Flying Trains Are Either the Best or Worst Idea of All Time

This company wants to bring the Link & Fly to life

By Tanner Garrity

 
Flying Trains Are Either the Best or Worst Idea of All Time
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13 July 2018

I’ve long called myself an “ambidextrous commuter.”

When you travel from New Jersey to New York and back again each day, it helps to know how to properly catch a train or a bus. I’ve got friends who can bus but can’t train, and vice versa.

My days of owning that phrase may be numbered, though. Especially in light of Akka Technologies’ next-level plan to introduce a plane that sheds its wings and turns into a freaking train … all within the same commute.

The futuristic initiative — named “Link & Fly” — was pitched in an already award-winning marketing video to industrial aviation powerhouses like Boeing, and the concept is less complicated than you’d think. Imagine the wingless body of a plane, sort of a tubular train, leaving like a shuttle from a designated platform (not necessarily the airport, Akka wants to integrate Link & Fly into larger neighborhoods). Once on the train, each passenger’s retinas are scanned for security purposes. (You can keep your shoes on.) The machine then rolls into the “gate” where the drone-like wings and cockpit await. Everything clicks into place. Takeoff.

The plane could either transport up to 162 people, or remove those seats and transport cargo; it would make travel quicker, lighter, less polluting. The thing’s even just plain nice to stare at. And as Akka is essentially a team of "lightbulb" tech consultants, not actual manufacturers, the pressure isn't exactly on them for this to get done. Whoever can, well, land the plane — if not Boeing or an American company like it, perhaps an industrial giant in Asia — could change our air travel forever.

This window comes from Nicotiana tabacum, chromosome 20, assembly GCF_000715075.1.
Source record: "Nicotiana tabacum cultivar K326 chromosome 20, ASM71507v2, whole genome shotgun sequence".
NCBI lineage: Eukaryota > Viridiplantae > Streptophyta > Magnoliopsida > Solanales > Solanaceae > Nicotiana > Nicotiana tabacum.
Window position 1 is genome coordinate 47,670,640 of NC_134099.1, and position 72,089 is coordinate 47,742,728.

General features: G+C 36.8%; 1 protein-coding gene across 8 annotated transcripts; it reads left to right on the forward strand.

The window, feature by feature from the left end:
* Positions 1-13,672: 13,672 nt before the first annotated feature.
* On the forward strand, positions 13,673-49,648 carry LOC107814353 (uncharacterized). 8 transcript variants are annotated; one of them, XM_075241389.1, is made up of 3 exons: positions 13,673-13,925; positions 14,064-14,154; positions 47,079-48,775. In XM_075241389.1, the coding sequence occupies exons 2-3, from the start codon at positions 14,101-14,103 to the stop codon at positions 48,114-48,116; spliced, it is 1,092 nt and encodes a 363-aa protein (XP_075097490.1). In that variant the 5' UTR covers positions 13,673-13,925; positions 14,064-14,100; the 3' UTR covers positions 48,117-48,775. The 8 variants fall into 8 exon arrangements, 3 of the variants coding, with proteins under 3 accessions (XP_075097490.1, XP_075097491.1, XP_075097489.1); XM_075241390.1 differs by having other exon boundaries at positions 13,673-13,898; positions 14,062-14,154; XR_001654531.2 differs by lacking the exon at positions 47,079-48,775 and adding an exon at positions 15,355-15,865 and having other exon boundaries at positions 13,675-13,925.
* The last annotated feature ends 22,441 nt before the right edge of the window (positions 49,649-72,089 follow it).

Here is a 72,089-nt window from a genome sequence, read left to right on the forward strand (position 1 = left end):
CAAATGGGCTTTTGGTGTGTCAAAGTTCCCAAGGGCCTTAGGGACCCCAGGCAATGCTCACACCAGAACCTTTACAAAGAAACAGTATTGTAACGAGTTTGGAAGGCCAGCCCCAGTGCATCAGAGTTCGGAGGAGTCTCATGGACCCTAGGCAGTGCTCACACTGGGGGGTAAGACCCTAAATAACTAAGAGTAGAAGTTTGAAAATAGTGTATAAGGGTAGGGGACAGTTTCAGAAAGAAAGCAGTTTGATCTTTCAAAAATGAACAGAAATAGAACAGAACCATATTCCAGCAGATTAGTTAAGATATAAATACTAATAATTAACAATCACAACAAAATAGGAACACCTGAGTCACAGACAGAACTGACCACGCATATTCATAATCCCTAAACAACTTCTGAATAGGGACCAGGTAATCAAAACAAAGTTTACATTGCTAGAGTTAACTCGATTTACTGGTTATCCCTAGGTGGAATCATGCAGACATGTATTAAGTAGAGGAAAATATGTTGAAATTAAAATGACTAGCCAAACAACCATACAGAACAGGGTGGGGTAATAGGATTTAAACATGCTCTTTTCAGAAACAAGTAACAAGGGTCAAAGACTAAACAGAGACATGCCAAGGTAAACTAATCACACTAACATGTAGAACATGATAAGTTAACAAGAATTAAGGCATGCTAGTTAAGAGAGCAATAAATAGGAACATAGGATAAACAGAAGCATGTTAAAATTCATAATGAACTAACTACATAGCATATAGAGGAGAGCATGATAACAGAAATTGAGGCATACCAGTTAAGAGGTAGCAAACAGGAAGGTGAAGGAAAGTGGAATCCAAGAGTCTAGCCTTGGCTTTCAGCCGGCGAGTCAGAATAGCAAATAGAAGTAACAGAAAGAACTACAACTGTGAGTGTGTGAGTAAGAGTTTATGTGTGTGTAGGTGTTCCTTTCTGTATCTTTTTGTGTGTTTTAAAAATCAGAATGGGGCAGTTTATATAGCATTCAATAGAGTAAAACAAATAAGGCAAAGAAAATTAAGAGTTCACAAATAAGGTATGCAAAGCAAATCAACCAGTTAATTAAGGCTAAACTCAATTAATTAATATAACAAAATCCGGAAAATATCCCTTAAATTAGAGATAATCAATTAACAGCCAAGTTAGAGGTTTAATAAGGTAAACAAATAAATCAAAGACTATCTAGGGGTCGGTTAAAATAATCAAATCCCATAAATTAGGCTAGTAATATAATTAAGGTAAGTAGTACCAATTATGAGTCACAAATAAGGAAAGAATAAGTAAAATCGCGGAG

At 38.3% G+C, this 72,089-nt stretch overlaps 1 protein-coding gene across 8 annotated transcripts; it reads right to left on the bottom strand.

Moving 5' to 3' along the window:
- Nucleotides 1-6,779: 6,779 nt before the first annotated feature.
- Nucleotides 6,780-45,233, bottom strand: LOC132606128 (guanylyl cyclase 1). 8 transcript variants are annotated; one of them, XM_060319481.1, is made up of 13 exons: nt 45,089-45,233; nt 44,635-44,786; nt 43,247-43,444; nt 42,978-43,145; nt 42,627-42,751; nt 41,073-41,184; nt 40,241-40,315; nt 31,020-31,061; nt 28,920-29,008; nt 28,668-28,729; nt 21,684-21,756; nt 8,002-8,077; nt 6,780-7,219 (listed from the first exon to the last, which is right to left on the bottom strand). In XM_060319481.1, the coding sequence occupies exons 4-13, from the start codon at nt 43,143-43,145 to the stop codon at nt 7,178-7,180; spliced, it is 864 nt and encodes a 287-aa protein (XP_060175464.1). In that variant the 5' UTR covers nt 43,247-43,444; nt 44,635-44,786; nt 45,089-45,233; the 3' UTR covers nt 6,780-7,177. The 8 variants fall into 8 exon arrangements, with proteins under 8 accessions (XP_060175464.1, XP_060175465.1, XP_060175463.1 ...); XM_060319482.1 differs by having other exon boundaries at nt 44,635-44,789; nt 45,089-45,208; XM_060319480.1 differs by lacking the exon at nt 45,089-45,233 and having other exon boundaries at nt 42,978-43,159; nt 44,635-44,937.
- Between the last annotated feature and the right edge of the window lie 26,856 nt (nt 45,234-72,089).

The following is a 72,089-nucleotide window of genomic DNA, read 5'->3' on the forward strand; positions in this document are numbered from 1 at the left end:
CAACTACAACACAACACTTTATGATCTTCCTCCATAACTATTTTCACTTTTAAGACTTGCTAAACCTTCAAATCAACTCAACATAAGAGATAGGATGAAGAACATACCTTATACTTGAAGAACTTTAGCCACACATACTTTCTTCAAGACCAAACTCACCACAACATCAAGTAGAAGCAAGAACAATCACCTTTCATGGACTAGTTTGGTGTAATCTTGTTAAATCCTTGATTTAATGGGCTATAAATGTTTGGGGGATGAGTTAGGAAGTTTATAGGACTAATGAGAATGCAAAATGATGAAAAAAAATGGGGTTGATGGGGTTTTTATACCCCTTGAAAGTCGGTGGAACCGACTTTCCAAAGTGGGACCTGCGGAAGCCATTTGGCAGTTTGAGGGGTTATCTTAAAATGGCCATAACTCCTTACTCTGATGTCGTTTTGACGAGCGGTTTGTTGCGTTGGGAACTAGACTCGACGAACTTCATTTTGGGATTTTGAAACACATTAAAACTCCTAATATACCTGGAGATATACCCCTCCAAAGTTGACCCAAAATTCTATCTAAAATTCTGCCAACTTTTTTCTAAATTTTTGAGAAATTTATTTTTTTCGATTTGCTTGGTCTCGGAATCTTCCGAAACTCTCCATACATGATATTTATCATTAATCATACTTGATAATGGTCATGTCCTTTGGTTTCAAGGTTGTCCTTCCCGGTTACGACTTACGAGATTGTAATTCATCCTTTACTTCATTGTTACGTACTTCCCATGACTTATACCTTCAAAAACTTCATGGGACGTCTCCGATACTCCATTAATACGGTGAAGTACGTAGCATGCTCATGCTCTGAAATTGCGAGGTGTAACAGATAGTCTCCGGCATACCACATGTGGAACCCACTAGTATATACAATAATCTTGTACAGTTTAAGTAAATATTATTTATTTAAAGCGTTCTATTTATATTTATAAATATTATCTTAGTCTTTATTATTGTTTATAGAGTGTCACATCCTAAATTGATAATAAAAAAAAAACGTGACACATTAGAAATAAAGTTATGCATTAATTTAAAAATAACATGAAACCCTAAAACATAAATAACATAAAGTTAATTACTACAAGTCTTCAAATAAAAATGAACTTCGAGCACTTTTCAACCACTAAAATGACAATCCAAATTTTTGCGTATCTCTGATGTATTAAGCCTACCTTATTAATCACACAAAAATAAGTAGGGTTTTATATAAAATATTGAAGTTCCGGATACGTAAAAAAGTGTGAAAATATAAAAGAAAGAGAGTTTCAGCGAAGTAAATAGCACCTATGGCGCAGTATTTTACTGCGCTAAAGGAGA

While this commuter is rooting for the Link & Fly to take, this could definitely take a while. Akka was at the forefront in self-driving car research a decade ago … and these days it’s more common to get roll-your-eyes headlines about autonomous autos than notes of triumph. Not to mention, integrating those tubular trains into neighborhoods not directly near the airport will require broad-scale infrastructure changes that could take decades. And let's never forget how cancel-happy rail lines and flight schedules get when it snows a few inches in parts of this country. There goes your whole trip.  

On those days, find me on the bus. 

Image: Akka Technologies
h/t Bloomberg

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